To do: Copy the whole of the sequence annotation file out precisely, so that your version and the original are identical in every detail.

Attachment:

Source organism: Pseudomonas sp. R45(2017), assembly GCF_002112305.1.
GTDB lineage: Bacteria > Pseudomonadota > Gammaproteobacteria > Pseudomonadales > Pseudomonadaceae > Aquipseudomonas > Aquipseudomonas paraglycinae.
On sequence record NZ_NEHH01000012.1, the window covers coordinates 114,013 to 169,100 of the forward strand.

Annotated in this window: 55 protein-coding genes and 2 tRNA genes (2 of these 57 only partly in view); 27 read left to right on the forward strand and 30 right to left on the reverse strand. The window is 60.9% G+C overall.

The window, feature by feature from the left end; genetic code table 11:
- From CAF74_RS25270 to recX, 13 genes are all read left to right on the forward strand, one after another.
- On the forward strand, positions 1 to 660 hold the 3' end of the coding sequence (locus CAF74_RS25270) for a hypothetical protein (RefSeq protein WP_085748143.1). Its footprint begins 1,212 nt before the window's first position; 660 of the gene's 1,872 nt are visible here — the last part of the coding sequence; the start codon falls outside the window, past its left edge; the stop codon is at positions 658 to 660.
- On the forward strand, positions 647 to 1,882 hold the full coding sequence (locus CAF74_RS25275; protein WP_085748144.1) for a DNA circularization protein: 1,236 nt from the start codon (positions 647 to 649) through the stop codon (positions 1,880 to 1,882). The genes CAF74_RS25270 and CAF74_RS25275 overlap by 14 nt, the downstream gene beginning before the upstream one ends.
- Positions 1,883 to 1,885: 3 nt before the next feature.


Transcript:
Source organism: Pseudomonas sp. R45(2017), assembly GCF_002112305.1.
GTDB lineage: Bacteria > Pseudomonadota > Gammaproteobacteria > Pseudomonadales > Pseudomonadaceae > Aquipseudomonas > Aquipseudomonas paraglycinae.
On sequence record NZ_NEHH01000012.1, the window covers coordinates 114,013 to 169,100 of the forward strand.

Annotated in this window: 55 protein-coding genes and 2 tRNA genes (2 of these 57 only partly in view); 27 read left to right on the forward strand and 30 right to left on the reverse strand. The window is 60.9% G+C overall.

The window, feature by feature from the left end; genetic code table 11:
- From CAF74_RS25270 to recX, 13 genes are all read left to right on the forward strand, one after another.
- On the forward strand, positions 1 to 660 hold the 3' end of the coding sequence (locus CAF74_RS25270) for a hypothetical protein (RefSeq protein WP_085748143.1). Its footprint begins 1,212 nt before the window's first position; 660 of the gene's 1,872 nt are visible here — the last part of the coding sequence; the start codon falls outside the window, past its left edge; the stop codon is at positions 658 to 660.
- On the forward strand, positions 647 to 1,882 hold the full coding sequence (locus CAF74_RS25275; protein WP_085748144.1) for a DNA circularization protein: 1,236 nt from the start codon (positions 647 to 649) through the stop codon (positions 1,880 to 1,882). The genes CAF74_RS25270 and CAF74_RS25275 overlap by 14 nt, the downstream gene beginning before the upstream one ends.
- Positions 1,883 to 1,885: 3 nt before the next feature.